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CLIMATE | Antarctic Research

Robo drones to study under 'forbidding' Antarctic ice shelf

News Agency

Thursday, December 28, 2017, 13:42 - The increasingly common sight of cliff-sized chunks of glacial ice 'calving' into the Southern Ocean are an evocative expression of climate change. What concerns scientists more, however, is what may be happening beneath the Antarctic ice sheet, where relatively warm ocean water comes into contact with the chill ice.

University of Washington Professor of Oceanography, Craig Lee, is seeking answers, "The contribution of the great ice sheets in the Antarctic and Greenland are the largest sources of uncertainty in our numerical predictions of what sea level rise might be, how it might respond to climate change." 

Early in 2018 Lee and Seattle colleagues are joining with scientists from around the world to deploy a fleet of robotic instruments that will explore the underbelly of the Antarctic Ice Shelf. It's a forbidding place according to team member, Knut Christianson. "The environment is more dynamic than you might expect. It's not a smooth surface underneath the ice shelf. There are canyons that are tens of hundreds of metres high. There are basal crevasses. It's a treacherous environment to explore without knowing a lot about it."

Three 'Seagliders', as they are known, will be released with researchers hoping they will spend the winter gathering information under the ice before finding their way to open water a year later, from where they will send their data.

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The Seagliders are not powered but will travel underwater using unique properties, as Craig Lee explains. "The gliders are powered in the sense that they change their buoyancy, so they either sink or they rise and they change their attitude, their pitch and their roll, and that allows them to project that vertical motion to the horizontal, so they can essentially glide from place to place in the same way that a glider in the air will glide from place to place."

Watch below: Expert Chris St Clair gives us a look at what the world would be like if the ice caps melted due to global warming.

In September an iceberg 72 square miles in size broke away from Antarctica's Pine Island Glacier, the second such major iceberg calving of the year.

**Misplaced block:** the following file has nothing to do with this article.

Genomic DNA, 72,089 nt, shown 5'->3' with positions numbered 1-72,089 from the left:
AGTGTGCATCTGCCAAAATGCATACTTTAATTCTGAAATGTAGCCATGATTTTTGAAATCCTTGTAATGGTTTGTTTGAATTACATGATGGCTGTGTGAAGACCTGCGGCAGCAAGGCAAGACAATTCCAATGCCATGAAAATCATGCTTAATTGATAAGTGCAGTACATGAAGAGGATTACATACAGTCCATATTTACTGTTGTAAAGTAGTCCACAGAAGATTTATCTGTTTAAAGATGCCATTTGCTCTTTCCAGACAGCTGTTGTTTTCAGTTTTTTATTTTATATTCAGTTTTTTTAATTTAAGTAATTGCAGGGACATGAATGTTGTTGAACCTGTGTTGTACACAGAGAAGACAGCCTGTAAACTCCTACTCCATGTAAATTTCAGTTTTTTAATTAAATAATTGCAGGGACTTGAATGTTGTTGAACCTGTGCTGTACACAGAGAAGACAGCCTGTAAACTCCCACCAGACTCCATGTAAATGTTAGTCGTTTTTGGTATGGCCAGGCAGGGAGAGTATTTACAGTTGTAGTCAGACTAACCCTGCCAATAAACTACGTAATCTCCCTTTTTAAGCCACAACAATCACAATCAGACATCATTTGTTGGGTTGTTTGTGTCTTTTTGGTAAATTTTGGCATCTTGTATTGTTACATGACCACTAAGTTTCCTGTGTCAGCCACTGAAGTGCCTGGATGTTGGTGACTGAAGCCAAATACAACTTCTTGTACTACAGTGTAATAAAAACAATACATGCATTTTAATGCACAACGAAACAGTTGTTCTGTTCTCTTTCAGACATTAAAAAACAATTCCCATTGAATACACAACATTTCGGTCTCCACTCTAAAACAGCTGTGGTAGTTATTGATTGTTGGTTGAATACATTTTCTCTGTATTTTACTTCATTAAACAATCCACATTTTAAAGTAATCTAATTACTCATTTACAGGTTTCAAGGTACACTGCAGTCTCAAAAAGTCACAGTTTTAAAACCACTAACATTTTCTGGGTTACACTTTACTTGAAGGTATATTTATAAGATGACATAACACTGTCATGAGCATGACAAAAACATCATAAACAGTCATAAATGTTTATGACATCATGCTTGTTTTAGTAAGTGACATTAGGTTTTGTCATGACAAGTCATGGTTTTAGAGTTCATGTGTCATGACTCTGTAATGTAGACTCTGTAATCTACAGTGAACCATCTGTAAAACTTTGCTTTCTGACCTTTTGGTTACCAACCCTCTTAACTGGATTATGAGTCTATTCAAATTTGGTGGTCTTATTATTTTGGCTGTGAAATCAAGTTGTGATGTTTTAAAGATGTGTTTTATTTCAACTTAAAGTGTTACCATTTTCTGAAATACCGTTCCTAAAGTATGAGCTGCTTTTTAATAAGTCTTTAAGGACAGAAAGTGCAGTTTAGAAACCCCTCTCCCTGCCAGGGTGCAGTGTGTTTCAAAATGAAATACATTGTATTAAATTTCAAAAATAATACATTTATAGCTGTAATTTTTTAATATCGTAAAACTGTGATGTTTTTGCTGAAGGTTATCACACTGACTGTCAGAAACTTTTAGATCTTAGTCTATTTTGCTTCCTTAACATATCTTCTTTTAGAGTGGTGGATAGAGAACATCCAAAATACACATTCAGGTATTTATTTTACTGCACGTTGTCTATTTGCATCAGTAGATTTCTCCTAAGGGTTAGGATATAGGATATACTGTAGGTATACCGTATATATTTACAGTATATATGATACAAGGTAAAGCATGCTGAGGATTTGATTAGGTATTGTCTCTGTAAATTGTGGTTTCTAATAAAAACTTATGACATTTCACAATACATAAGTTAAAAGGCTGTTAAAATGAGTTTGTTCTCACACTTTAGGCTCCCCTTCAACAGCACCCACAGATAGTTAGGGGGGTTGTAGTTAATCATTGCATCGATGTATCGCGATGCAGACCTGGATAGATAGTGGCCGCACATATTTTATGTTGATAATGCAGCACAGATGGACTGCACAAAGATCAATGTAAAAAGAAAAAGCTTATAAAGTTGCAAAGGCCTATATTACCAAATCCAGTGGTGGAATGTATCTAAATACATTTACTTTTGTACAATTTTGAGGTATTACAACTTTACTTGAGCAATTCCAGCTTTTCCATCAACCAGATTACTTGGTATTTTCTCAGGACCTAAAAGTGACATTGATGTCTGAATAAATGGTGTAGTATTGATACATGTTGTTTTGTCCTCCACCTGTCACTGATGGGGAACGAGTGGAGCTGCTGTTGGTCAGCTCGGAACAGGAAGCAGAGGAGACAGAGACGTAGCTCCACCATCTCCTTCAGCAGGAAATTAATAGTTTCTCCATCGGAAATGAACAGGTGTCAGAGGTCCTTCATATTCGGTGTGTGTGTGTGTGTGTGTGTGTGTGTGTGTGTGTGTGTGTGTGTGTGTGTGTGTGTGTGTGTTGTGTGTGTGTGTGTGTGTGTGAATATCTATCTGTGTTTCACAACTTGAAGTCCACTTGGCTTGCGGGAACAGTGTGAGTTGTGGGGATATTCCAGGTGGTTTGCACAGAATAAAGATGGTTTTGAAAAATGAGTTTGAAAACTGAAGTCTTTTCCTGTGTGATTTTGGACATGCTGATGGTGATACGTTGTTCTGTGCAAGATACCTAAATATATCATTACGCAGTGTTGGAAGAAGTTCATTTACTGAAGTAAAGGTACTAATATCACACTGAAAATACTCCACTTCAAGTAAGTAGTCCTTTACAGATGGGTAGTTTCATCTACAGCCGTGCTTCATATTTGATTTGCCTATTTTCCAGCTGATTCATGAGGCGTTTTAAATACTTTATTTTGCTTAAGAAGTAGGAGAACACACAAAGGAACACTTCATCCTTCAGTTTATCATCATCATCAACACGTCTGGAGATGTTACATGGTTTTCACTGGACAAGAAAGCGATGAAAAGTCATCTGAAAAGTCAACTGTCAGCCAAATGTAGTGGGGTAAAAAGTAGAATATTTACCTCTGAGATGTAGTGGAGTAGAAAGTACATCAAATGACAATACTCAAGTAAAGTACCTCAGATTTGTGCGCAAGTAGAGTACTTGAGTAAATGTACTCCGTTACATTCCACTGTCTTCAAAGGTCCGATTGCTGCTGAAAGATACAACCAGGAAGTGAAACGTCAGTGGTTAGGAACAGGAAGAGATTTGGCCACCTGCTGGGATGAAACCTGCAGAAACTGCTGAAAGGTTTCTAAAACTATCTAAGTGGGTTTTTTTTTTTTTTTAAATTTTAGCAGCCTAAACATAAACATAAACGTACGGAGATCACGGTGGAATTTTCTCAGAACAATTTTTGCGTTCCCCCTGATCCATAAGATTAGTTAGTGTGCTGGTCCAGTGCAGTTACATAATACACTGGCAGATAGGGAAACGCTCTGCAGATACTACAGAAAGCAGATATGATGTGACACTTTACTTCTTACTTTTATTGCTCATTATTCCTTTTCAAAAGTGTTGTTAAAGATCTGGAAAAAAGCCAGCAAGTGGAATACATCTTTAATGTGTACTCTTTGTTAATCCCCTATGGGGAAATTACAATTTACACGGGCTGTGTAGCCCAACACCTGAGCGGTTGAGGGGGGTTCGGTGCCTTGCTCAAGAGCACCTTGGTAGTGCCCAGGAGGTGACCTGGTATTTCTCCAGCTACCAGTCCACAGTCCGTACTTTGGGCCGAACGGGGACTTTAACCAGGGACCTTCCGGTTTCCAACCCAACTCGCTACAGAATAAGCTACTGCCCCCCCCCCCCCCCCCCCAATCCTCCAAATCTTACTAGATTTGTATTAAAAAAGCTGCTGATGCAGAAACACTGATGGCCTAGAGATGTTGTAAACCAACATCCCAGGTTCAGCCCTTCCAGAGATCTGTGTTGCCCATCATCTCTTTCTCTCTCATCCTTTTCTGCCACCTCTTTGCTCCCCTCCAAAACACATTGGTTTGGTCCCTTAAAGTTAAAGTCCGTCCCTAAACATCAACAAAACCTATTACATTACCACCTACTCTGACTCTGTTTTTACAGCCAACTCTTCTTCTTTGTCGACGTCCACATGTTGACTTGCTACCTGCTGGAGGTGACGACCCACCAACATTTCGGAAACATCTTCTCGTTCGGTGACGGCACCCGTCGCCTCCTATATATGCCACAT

Scientists fear that as the ice shelf thins from beneath more rifts will appear, threatening the increased calving of ever bigger icebergs.

That's why this is where scientists hope to deploy the seagliders and floats, so that they can more accurately determine what will happen in the future.

Although the research team is confident that their instruments will send data from the ice shelf, as Craig Lee acknowledges, they're also realistic about the real danger that they might not recover the gliders and floats.

"As you can imagine, going under the ice shelves is so risky that we don't do it with people and it's risky enough with robotic instruments that more traditional funding agencies might be hesitant to assume that risk, he said. "There's a chance of complete failure when you do this."

The risk of failure was too high for conventional scientific research agencies, so Microsoft founder Paul Allen, a long-standing ocean climate change research supporter, stepped in, as Spencer Reeder, Director of Climate and Energies for Allen's foundation, explained. "I think the hope is that we get at least one of these instruments back out from underneath the ice shelf so we get some scientific data. Ideally, we get all of them back but I think we're certainly comfortable with losing a couple of these instruments, if that's what happens in the hopes that we get some data back. So that would be a success because it'll be data that's never before been obtained by the scientific community."

Along with the three seagliders, four ARGO float monitors will be deployed. They are able to control their own depth but cannot steer a course.

As the fleet disappear from view in the New Year, the hopes of an international research team will go with them. The fate of coastal communities around the world may lie in the data they send back.

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